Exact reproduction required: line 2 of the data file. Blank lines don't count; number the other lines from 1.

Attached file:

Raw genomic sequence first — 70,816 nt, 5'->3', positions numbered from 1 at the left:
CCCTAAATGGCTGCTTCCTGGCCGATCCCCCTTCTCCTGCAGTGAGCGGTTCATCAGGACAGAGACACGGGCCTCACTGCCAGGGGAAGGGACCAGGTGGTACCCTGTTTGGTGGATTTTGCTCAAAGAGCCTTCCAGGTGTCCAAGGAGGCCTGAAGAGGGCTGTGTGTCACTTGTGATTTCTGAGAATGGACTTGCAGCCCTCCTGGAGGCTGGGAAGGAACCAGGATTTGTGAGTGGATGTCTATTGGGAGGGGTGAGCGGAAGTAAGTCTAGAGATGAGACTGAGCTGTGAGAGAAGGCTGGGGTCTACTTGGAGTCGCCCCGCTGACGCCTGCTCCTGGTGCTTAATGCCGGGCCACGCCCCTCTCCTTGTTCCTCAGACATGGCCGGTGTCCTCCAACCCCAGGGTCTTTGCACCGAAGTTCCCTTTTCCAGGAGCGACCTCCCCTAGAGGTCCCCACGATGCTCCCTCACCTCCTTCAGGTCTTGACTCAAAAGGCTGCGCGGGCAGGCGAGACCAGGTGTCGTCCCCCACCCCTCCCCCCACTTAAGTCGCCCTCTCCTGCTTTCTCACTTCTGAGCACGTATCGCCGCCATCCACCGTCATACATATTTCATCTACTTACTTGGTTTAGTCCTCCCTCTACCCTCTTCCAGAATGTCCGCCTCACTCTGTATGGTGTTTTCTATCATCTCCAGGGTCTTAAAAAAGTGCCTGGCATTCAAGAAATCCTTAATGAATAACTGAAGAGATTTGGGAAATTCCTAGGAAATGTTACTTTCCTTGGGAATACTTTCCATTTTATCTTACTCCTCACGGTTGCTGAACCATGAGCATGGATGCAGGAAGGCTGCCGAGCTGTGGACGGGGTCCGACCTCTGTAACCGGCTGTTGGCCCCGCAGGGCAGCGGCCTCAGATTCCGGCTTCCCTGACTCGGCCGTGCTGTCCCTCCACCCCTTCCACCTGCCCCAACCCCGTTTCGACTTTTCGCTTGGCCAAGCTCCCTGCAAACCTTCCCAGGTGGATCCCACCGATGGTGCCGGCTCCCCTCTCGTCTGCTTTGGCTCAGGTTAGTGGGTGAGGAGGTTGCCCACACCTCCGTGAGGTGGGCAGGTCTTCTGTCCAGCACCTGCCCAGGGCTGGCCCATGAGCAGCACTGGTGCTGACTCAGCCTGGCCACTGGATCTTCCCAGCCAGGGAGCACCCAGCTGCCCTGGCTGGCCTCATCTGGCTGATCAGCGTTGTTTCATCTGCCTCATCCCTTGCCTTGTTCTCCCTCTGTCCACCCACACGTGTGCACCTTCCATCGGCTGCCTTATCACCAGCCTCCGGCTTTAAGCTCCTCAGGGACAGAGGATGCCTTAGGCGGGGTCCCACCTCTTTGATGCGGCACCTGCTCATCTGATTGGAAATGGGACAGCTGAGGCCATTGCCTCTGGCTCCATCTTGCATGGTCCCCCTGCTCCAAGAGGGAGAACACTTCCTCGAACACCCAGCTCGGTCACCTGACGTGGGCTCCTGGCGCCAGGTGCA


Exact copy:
CCCTAAATGGCTGCTTCCTGGCCGATCCCCCTTCTCCTGCAGTGAGCGGTTCATCAGGACAGAGACACGGGCCTCACTGCCAGGGGAAGGGACCAGGTGGTACCCTGTTTGGTGGATTTTGCTCAAAGAGCCTTCCAGGTGTCCAAGGAGGCCTGAAGAGGGCTGTGTGTCACTTGTGATTTCTGAGAATGGACTTGCAGCCCTCCTGGAGGCTGGGAAGGAACCAGGATTTGTGAGTGGATGTCTATTGGGAGGGGTGAGCGGAAGTAAGTCTAGAGATGAGACTGAGCTGTGAGAGAAGGCTGGGGTCTACTTGGAGTCGCCCCGCTGACGCCTGCTCCTGGTGCTTAATGCCGGGCCACGCCCCTCTCCTTGTTCCTCAGACATGGCCGGTGTCCTCCAACCCCAGGGTCTTTGCACCGAAGTTCCCTTTTCCAGGAGCGACCTCCCCTAGAGGTCCCCACGATGCTCCCTCACCTCCTTCAGGTCTTGACTCAAAAGGCTGCGCGGGCAGGCGAGACCAGGTGTCGTCCCCCACCCCTCCCCCCACTTAAGTCGCCCTCTCCTGCTTTCTCACTTCTGAGCACGTATCGCCGCCATCCACCGTCATACATATTTCATCTACTTACTTGGTTTAGTCCTCCCTCTACCCTCTTCCAGAATGTCCGCCTCACTCTGTATGGTGTTTTCTATCATCTCCAGGGTCTTAAAAAAGTGCCTGGCATTCAAGAAATCCTTAATGAATAACTGAAGAGATTTGGGAAATTCCTAGGAAATGTTACTTTCCTTGGGAATACTTTCCATTTTATCTTACTCCTCACGGTTGCTGAACCATGAGCATGGATGCAGGAAGGCTGCCGAGCTGTGGACGGGGTCCGACCTCTGTAACCGGCTGTTGGCCCCGCAGGGCAGCGGCCTCAGATTCCGGCTTCCCTGACTCGGCCGTGCTGTCCCTCCACCCCTTCCACCTGCCCCAACCCCGTTTCGACTTTTCGCTTGGCCAAGCTCCCTGCAAACCTTCCCAGGTGGATCCCACCGATGGTGCCGGCTCCCCTCTCGTCTGCTTTGGCTCAGGTTAGTGGGTGAGGAGGTTGCCCACACCTCCGTGAGGTGGGCAGGTCTTCTGTCCAGCACCTGCCCAGGGCTGGCCCATGAGCAGCACTGGTGCTGACTCAGCCTGGCCACTGGATCTTCCCAGCCAGGGAGCACCCAGCTGCCCTGGCTGGCCTCATCTGGCTGATCAGCGTTGTTTCATCTGCCTCATCCCTTGCCTTGTTCTCCCTCTGTCCACCCACACGTGTGCACCTTCCATCGGCTGCCTTATCACCAGCCTCCGGCTTTAAGCTCCTCAGGGACAGAGGATGCCTTAGGCGGGGTCCCACCTCTTTGATGCGGCACCTGCTCATCTGATTGGAAATGGGACAGCTGAGGCCATTGCCTCTGGCTCCATCTTGCATGGTCCCCCTGCTCCAAGAGGGAGAACACTTCCTCGAACACCCAGCTCGGTCACCTGACGTGGGCTCCTGGCGCCAGGTGCA